MICHAEL: We were introduced to her through this guy Keefus Green, he’s an amazing piano/keyboard-player and producer. He actually works with T Bone Burnett a lot, so that’s where we met him. He was working on her record, actually some B-sides to her first record, and he was like, "Hey, there’s this girl Kimbra I’m working with, she’s really great and she’s a fan of you guys, so you wanna come over and meet her?" So I went over and just hung out with her and met her - I didn’t know anything about her at the time and then I heard what they were doing, which was insane. She’s on another wavelength completely, the way she works and the music she makes is really crazy. Then we just became friends and hung out a lot, and had a mutual admiration for each other. We opened for her one time, and then when she came to do her new record she asked us if we wanted to come do some songs - and it was with Keefus producing. We went in there for a day and wrote a bunch of tracks and we ended up finishing that song, and it was really great, and I’m sure we’ll do a lot more together. I think we have some other songs we’re gonna finish together in the future.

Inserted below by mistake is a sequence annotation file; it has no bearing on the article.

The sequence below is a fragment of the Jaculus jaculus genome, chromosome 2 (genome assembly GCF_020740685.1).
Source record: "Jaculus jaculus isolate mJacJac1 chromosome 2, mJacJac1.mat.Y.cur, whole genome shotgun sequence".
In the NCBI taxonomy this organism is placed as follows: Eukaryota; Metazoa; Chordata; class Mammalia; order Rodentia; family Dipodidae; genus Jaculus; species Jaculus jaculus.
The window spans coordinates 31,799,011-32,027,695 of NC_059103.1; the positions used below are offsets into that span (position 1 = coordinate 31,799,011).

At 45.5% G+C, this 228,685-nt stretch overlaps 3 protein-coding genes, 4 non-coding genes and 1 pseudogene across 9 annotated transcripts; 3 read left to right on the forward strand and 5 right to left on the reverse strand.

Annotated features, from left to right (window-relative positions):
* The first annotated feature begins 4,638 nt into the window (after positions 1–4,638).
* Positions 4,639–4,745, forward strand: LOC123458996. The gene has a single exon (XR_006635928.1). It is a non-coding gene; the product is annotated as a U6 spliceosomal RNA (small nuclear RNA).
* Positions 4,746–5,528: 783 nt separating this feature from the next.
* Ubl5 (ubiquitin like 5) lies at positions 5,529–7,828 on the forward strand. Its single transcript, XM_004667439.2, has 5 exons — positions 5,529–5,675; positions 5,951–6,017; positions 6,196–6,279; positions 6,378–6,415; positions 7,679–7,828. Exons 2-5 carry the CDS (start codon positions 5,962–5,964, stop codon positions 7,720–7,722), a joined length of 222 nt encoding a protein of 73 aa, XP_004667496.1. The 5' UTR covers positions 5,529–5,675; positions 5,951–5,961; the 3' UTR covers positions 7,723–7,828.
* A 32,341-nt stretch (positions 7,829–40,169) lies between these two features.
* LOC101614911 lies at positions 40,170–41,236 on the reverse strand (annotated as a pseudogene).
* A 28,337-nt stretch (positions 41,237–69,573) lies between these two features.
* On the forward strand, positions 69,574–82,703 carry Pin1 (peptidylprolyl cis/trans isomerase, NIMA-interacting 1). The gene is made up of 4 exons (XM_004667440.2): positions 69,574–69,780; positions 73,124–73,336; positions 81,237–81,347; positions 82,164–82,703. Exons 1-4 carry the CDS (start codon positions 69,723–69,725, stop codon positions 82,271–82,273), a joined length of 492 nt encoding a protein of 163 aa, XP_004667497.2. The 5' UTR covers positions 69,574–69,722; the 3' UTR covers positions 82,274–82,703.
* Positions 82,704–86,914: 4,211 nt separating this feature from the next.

CDM: The concept of 'pop' music has really changed since the 60s and 70s and when The Beatles represented the sound of pop music. What do you think changed between then and now, to have completely redefined pop music and left it soulless?
MICHAEL: Well, I think there’s a couple things. A big one for me is... ‘cuz I try to think about it, I was like, ‘Why does pop music sound so bad to me?’ And a big thing for me is the production. It’s so overly compressed in a bad way and not recorded with real gear a lot of the times. Just the way it’s all processed, it’s almost like every song in commercial mainstream pop is filtered through the same fucking shitty filter. That’s why it all sounds the same. And that’s also why it sells, because people want the same sounding comfortable music. And that’s just not what I want. I want to hear stuff that’s creative and inventive and constantly changing and pushing the boundaries sonically - especially sonically. That’s a big thing for making records, the song has to be great, but production is a big thing for me. I don’t really have a great answer as far as why good music doesn’t sell anymore, I really don’t. That’s not for me to figure out either, I just gotta keep my head down and keep making music I wanna make and that we wanna make. Do you know? <laughs>

CDM: It feels like it's a money thing. There’s a handful of top pop producers and they produce literally everything, so they can be lazy if they want to.
MICHAEL: It’s always been about money; it’s always a business in some way or another. They have figured out a formula... Even in the 60s, all the girl-groups they had formulas too. It’s just a different, easier, digital world. And I think people get lazy.

CDM: I was watching YouTube videos of your recent Rough Trade London in-store performance, and it seems like the entire front row was recording the show. Is it weird having people watch you through their camera lens?